Romantic teen comedies return to the movie screen

With the success of teen slasher movies such as Scream and I Know What You Did Last Summer, it seemed Hollywood had turned away from romantic teen comedies. But She’s All That (Miramax), a sweet and funny high school love story, revisits the neglected genre of Cinderella story lines.

She’s All That could be described as My Fair Lady meets Clueless. The movie stars Freddie Prinze Jr. (I Know What You Did Last Summer) as Zack, the “big man on campus” at an upscale Los Angeles high school. The captain of the soccer team, an honors student, the dream guy of all the girls – Zack seems to have it all. But life is not as perfect as it seems.

After his girlfriend dumps him, Zack bets his best friend Dean (Paul Walker, Varsity Blues) that he can turn the school’s geekiest girl, Laney (Rachael Leigh Cook, Living Out Loud), into a prom queen in six weeks. The intention of the wager is to prove that beauty is only about attitude and makeup, and with a little effort, even the dorkiest girl can be transformed into a beauty queen.

What starts as a simple bet turns into a love story as Zack becomes attracted to Laney, who, after a few makeup sessions, is gorgeous.

The transformation of Laney from an antisocial, disheveled girl to a prom queen resembles the Eliza Doolittle metamorphosis undergoes in My Fair Lady, but with the style and flair of the girls from Clueless. Cook portrays the role with innocence. In the beginning of the film, she is convincing as an unapproachable outcast. But as the story unfolds, Cook transforms Laney into a believable charming belle.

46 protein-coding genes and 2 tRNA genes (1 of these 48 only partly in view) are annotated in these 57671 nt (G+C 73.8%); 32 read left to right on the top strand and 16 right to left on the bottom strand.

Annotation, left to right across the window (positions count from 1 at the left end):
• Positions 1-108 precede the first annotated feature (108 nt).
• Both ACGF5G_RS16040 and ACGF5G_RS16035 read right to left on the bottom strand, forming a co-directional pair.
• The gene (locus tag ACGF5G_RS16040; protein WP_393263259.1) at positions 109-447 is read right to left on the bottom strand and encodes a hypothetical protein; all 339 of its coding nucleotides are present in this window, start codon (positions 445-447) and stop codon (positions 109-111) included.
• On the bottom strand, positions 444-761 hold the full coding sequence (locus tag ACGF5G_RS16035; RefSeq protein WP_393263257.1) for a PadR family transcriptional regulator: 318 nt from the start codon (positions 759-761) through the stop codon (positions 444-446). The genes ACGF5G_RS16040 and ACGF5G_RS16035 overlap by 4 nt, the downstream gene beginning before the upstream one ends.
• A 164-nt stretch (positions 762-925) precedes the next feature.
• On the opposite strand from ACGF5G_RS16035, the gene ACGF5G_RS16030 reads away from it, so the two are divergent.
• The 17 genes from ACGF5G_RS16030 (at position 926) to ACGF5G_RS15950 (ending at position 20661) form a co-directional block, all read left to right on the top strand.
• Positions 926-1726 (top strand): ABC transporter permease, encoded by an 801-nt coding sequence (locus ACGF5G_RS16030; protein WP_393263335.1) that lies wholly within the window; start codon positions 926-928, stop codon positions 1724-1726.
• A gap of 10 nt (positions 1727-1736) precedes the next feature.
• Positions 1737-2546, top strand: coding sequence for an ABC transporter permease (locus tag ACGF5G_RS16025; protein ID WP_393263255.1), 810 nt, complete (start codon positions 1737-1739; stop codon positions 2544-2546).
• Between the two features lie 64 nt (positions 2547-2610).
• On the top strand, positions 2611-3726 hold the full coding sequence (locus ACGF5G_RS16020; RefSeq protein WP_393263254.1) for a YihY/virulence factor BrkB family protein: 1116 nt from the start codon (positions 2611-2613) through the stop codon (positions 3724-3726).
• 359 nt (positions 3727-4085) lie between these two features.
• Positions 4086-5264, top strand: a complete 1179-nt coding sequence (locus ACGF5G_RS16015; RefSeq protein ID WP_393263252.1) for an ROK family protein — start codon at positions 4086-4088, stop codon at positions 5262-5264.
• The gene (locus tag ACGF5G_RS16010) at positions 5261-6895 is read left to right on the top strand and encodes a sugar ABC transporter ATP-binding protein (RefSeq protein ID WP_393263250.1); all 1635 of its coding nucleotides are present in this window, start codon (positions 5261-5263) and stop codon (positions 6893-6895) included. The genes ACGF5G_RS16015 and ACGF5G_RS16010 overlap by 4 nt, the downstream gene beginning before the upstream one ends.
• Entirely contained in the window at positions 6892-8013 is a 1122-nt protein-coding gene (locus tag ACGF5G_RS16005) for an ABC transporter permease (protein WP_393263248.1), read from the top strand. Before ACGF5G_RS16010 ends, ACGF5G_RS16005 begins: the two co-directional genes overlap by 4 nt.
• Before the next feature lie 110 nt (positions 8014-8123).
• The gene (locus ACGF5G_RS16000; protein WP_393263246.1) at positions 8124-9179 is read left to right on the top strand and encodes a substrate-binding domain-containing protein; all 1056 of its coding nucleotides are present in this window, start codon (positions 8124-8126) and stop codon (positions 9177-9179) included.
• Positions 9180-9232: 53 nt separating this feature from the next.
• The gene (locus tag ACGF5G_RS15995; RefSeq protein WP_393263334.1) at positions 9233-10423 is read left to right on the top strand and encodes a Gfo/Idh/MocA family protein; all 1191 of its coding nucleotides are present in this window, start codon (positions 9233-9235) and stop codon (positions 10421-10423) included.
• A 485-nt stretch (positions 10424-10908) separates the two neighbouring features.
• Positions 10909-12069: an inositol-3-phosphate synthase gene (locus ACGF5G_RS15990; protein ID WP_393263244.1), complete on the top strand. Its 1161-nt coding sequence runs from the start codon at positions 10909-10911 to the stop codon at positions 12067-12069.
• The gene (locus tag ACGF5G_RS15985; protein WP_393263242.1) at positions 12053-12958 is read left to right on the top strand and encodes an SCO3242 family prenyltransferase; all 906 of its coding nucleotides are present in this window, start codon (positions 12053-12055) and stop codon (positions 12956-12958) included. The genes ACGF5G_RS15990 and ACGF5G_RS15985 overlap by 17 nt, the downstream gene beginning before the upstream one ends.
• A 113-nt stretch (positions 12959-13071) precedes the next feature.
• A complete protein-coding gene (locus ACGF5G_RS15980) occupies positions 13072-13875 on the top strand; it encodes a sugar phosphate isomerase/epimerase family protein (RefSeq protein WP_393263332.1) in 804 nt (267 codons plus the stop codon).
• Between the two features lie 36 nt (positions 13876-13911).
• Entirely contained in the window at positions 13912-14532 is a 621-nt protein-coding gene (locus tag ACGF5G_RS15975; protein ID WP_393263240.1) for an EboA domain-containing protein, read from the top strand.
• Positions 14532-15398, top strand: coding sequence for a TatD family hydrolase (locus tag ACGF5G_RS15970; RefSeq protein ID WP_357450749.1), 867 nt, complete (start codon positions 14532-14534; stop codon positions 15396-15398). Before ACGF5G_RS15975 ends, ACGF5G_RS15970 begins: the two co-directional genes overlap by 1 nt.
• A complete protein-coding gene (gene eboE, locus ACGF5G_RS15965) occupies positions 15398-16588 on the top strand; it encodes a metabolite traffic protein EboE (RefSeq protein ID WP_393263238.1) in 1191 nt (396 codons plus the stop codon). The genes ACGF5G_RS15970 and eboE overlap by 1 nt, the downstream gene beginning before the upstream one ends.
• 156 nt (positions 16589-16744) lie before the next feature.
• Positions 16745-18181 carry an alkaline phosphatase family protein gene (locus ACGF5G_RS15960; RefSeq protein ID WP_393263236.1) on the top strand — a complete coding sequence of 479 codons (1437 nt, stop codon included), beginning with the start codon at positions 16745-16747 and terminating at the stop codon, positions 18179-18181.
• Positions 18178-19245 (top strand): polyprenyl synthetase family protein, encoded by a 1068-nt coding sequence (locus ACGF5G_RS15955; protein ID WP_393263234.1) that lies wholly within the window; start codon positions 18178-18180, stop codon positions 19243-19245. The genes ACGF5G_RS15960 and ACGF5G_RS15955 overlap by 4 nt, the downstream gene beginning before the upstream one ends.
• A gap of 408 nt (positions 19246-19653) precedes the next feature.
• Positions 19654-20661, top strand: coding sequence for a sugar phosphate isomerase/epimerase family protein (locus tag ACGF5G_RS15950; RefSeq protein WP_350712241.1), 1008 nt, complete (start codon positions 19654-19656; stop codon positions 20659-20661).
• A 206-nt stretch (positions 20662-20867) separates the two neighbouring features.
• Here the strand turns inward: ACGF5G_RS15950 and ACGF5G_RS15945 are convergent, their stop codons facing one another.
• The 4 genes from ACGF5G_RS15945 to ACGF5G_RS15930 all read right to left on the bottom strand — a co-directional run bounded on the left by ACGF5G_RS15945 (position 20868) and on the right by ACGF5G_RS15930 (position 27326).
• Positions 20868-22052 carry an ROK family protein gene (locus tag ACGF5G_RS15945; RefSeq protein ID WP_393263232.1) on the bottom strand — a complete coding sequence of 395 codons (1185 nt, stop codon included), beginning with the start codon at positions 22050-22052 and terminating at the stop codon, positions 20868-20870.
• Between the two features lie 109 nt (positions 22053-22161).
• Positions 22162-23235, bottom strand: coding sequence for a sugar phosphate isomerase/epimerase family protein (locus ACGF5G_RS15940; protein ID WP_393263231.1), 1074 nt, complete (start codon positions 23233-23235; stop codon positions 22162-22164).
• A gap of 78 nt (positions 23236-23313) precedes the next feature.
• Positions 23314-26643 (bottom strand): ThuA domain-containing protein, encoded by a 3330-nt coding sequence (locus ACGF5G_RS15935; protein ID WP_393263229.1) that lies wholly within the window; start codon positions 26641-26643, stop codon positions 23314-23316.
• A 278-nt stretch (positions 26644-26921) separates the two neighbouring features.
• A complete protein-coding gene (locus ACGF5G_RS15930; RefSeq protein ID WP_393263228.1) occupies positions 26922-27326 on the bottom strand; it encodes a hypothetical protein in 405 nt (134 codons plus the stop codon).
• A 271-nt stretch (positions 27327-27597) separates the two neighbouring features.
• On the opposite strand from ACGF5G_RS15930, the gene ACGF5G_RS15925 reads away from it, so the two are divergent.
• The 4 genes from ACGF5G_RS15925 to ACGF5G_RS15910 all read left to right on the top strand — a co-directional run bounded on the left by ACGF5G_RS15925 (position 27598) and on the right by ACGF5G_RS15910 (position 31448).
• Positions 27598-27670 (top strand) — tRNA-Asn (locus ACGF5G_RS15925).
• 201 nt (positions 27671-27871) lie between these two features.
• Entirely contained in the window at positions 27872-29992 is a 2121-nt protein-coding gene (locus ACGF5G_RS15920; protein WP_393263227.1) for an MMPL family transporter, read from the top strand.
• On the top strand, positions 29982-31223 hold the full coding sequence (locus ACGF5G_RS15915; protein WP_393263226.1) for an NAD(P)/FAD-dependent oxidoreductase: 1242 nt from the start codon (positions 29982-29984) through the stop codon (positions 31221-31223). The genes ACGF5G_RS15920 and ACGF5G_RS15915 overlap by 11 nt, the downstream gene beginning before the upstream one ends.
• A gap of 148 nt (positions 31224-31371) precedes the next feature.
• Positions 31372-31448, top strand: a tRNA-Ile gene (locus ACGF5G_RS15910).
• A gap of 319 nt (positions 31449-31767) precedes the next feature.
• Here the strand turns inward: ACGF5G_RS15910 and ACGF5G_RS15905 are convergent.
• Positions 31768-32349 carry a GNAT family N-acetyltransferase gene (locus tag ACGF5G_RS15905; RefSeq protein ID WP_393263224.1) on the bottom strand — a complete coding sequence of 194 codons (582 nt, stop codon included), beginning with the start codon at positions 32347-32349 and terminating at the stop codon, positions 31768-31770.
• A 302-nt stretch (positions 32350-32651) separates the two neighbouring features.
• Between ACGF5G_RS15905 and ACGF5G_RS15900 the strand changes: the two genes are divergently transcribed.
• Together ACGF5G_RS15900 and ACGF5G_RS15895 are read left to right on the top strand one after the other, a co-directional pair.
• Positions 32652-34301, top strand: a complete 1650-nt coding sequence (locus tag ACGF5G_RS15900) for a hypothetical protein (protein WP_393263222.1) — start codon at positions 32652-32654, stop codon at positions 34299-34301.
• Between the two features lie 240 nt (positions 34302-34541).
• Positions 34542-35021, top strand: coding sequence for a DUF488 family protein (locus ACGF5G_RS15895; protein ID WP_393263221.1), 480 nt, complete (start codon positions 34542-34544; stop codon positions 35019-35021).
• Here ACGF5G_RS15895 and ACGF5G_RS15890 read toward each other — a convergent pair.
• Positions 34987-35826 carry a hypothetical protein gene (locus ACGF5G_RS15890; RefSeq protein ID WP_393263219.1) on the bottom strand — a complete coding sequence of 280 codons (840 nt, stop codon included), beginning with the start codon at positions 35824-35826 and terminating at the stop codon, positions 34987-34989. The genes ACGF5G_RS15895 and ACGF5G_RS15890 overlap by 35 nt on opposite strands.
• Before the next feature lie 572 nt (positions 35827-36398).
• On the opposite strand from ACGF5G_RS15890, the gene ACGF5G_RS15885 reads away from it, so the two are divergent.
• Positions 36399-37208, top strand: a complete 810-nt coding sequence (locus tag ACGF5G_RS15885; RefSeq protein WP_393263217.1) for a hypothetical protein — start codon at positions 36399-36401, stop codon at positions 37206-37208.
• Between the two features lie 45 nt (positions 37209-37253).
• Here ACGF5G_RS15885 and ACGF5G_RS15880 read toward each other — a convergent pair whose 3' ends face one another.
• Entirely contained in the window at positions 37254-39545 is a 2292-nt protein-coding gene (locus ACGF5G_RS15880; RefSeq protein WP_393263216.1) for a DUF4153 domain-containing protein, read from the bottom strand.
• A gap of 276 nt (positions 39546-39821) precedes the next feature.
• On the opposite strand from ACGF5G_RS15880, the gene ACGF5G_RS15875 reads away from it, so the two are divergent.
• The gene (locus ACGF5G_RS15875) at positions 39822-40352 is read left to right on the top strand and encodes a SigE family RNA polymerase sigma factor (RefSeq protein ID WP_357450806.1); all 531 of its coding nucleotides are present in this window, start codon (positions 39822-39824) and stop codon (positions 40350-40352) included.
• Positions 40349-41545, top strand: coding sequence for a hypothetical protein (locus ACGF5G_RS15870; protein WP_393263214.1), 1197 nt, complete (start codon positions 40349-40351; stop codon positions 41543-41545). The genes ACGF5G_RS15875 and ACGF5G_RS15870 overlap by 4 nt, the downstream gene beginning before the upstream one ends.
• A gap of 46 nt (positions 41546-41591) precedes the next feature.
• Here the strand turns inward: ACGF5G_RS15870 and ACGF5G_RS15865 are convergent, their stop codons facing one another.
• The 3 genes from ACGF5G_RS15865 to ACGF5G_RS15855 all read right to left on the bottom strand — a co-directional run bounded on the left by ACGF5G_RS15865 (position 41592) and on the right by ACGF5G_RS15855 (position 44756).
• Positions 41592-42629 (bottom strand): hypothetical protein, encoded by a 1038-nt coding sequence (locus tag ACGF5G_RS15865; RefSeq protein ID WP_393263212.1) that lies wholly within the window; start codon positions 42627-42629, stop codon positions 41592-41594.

The real star of the film, however, is Prinze. With a commendable on-screen presence, he creates a likable and engaging character. Cook and Prinze have a wonderful chemistry that forces the audience to root for their romance. The relationship between Zack and Laney is formulaic and the outcome is predictable, but the actors’ chemistry holds the audience’s interest.

The supporting cast adds to the upbeat feel of the film. Oscar- winner Anna Paquin (The Piano), Kevin Pollak (Usual Suspects) and Matthew Lillard (Scream) have only small parts, but they portray their characters well and give the film momentum.

The film’s most memorable scene occurs near the end. At the prom, a well-orchestrated dance scene reminds viewers of the fancy footwork of such films as Grease and Footloose. Although the scene is short, the image created by the synchronized dance moves is captivating and creates a dynamic moment.

She’s All That epitomizes the traditional light-hearted teen comedy of the 1980s. With an attractive cast and interesting plot, it is a charming movie that delivers the expected – a fairy tale love story that makes viewers smile.

The Hatchet has disabled comments on our website. Learn more.